Perhaps more than any other group of potential students, veterans are at risk of abuse by unscrupulous institutions. That’s partly because the federal GI Bill makes billions of dollars in assistance available to hundreds of thousands of registered veterans (and their family members) every year, and because the funds have historically had fewer requirements for institutions enrolling these students than many federal student aid programs.
That’s about to change. Two laws enacted by Congress in recent years have required each state’s agencies that approve colleges’ eligibility for the GI Bill program to conduct “risk-based” reviews to assess whether institutions are leaving students better off and providing a welcome back taxpayers. However, adoption has been slow, largely because these agencies, like many industry regulators, don’t have enough staff or time to make informed judgments about all potential vendors.
To facilitate their work, some nonprofit groups and the National Association of State Endorsing Agencies have developed and tested a framework, based on publicly available data on student outcomes, complaints, and financial and financial trends. institutional enrollment issues (such as large increases or decreases in enrollment), designed to help agencies identify education providers that pose the greatest risk to veterans and taxpayers, so they can focus their review on these establishments.
The model “uses publicly available metrics to measure the likelihood of risk posed by all institutions receiving GI Bill dollars in each state and allows [approving agencies] to prioritize limited oversight resources toward more in-depth scrutiny of the most risky institutions,” the American Legion and EducationCounsel, a policy and strategy firm, said in a report outlining the new approach. Site visits that followed the data reviews “identified numerous risky institutional practices and outcomes, such as a significant number of student complaints and poor institutional financial health that put students at risk of sudden closure. colleges”.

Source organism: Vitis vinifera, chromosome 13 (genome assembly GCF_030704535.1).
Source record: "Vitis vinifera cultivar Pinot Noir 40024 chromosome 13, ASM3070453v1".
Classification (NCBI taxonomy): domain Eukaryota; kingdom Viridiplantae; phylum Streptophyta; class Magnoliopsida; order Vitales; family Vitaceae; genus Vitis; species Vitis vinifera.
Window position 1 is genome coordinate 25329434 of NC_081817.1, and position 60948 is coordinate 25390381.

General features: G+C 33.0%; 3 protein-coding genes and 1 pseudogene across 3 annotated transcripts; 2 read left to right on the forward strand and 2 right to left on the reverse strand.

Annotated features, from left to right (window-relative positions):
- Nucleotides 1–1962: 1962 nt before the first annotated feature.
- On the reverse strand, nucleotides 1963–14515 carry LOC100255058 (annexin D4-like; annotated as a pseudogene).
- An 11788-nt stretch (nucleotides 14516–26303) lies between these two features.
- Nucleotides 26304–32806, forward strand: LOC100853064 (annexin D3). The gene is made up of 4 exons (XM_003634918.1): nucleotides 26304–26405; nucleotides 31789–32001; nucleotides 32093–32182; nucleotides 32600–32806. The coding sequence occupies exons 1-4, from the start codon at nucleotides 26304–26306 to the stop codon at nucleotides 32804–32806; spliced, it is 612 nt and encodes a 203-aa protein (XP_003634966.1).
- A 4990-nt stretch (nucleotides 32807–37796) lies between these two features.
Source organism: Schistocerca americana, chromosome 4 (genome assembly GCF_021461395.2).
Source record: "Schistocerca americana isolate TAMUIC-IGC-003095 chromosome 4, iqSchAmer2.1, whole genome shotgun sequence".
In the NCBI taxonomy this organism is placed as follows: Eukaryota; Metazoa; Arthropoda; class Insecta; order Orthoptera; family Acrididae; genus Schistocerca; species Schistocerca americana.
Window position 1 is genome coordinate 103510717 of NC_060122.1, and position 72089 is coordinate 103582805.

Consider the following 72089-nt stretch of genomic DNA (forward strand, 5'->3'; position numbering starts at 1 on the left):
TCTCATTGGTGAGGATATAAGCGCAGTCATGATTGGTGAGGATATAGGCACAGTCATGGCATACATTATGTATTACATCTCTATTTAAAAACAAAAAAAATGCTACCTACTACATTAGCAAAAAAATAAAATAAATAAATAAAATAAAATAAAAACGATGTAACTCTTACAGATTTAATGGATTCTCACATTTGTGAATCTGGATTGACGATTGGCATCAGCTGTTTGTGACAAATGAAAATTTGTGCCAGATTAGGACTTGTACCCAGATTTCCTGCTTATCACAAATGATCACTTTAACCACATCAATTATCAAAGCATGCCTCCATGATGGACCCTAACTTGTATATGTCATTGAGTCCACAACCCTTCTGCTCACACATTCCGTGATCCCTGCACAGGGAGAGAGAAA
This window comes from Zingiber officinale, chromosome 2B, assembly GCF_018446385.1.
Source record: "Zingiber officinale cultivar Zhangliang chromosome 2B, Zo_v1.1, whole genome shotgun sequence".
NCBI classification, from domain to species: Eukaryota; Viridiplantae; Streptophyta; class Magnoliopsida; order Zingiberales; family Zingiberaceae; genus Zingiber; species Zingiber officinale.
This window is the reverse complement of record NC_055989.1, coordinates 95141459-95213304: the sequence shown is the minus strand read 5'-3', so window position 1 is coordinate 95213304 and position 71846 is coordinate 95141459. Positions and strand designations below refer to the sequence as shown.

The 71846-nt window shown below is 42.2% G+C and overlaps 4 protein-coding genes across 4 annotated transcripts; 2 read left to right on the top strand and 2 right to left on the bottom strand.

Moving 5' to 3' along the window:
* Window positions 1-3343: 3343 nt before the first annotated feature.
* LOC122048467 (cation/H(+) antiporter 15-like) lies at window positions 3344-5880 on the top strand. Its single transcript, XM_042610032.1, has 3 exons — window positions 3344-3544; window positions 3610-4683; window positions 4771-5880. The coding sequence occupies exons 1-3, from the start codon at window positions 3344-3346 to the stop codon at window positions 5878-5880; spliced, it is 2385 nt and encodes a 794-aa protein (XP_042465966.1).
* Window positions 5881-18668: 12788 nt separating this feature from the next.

The “risk-based” framework is notable not only for its possible role in educating veterans, but also for how it could be used by state agencies, accreditors, and federal officials to identify poor quality providers in federal student aid programs. .
The idea that different colleges pose different degrees of risk to students (in terms of poor individual performance) and to governments (in terms of poor investment in the aid they provide to students) is not new, and most agencies, accreditors and regulators have sought to gather information on institutional performance to decide which places deserve the most scrutiny. The U.S. government, for example, has long subjected colleges it deems at financial risk of closure to what it calls heightened cash scrutiny, to limit their access to federal student aid funds. (A 2017 Government Accountability Office report examined how the agency identifies financially risky institutions.)
Many accrediting agencies, often encouraged by established public and private non-profit institutions that consider themselves “good actors”, have experimented with “differential accreditation”, which imposes different standards on colleges based on their sector, their background and other factors.
More recently, states like Massachusetts, swayed by the “sudden” closure of struggling colleges for some time, have explored screening tools to identify struggling colleges whose closure could harm students. And last fall, the U.S. Department of Education created an enforcement office within its federal student aid unit, which it describes as taking a “learning-based approach to monitoring and compliance.” the risks”.
Like most such efforts, historical efforts to guard against risk in the field of veterans’ education have focused on financial compliance, such as whether colleges have actually distributed the aid they receive from government to students. Legislation passed by Congress in 2017 and 2021 required the Veterans Administration and the state agencies it works with to broaden their scrutiny to determine whether institutions provide substandard education, actively mislead students in error or are at risk of closing, said policy manager Nathan Arnold. counselor at EducationCounsel.
But the state agencies tasked with conducting these reviews only have one full-time employee, and they should focus their review on the programs that pose the greatest risk, Arnold said.